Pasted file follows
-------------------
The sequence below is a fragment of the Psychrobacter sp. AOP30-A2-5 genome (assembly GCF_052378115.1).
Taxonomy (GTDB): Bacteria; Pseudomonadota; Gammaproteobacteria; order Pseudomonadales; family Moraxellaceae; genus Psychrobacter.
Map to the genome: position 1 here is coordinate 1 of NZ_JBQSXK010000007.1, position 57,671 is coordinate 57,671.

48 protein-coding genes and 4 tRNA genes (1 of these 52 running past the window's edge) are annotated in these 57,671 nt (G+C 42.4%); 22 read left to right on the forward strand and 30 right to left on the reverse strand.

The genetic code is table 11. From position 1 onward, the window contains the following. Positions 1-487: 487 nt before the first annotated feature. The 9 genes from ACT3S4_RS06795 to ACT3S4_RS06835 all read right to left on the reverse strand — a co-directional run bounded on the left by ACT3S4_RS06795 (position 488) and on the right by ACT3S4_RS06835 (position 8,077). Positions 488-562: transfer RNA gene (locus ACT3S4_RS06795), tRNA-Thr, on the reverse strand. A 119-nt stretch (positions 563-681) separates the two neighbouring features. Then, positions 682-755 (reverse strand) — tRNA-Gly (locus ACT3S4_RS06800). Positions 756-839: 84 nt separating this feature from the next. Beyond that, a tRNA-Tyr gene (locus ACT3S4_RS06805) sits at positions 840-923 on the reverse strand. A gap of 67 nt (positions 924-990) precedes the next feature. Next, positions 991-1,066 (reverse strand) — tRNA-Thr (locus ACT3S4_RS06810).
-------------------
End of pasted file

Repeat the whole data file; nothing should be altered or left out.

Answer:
The sequence below is a fragment of the Psychrobacter sp. AOP30-A2-5 genome (assembly GCF_052378115.1).
Taxonomy (GTDB): Bacteria; Pseudomonadota; Gammaproteobacteria; order Pseudomonadales; family Moraxellaceae; genus Psychrobacter.
Map to the genome: position 1 here is coordinate 1 of NZ_JBQSXK010000007.1, position 57,671 is coordinate 57,671.

48 protein-coding genes and 4 tRNA genes (1 of these 52 running past the window's edge) are annotated in these 57,671 nt (G+C 42.4%); 22 read left to right on the forward strand and 30 right to left on the reverse strand.

The genetic code is table 11. From position 1 onward, the window contains the following. Positions 1-487: 487 nt before the first annotated feature. The 9 genes from ACT3S4_RS06795 to ACT3S4_RS06835 all read right to left on the reverse strand — a co-directional run bounded on the left by ACT3S4_RS06795 (position 488) and on the right by ACT3S4_RS06835 (position 8,077). Positions 488-562: transfer RNA gene (locus ACT3S4_RS06795), tRNA-Thr, on the reverse strand. A 119-nt stretch (positions 563-681) separates the two neighbouring features. Then, positions 682-755 (reverse strand) — tRNA-Gly (locus ACT3S4_RS06800). Positions 756-839: 84 nt separating this feature from the next. Beyond that, a tRNA-Tyr gene (locus ACT3S4_RS06805) sits at positions 840-923 on the reverse strand. A gap of 67 nt (positions 924-990) precedes the next feature. Next, positions 991-1,066 (reverse strand) — tRNA-Thr (locus ACT3S4_RS06810).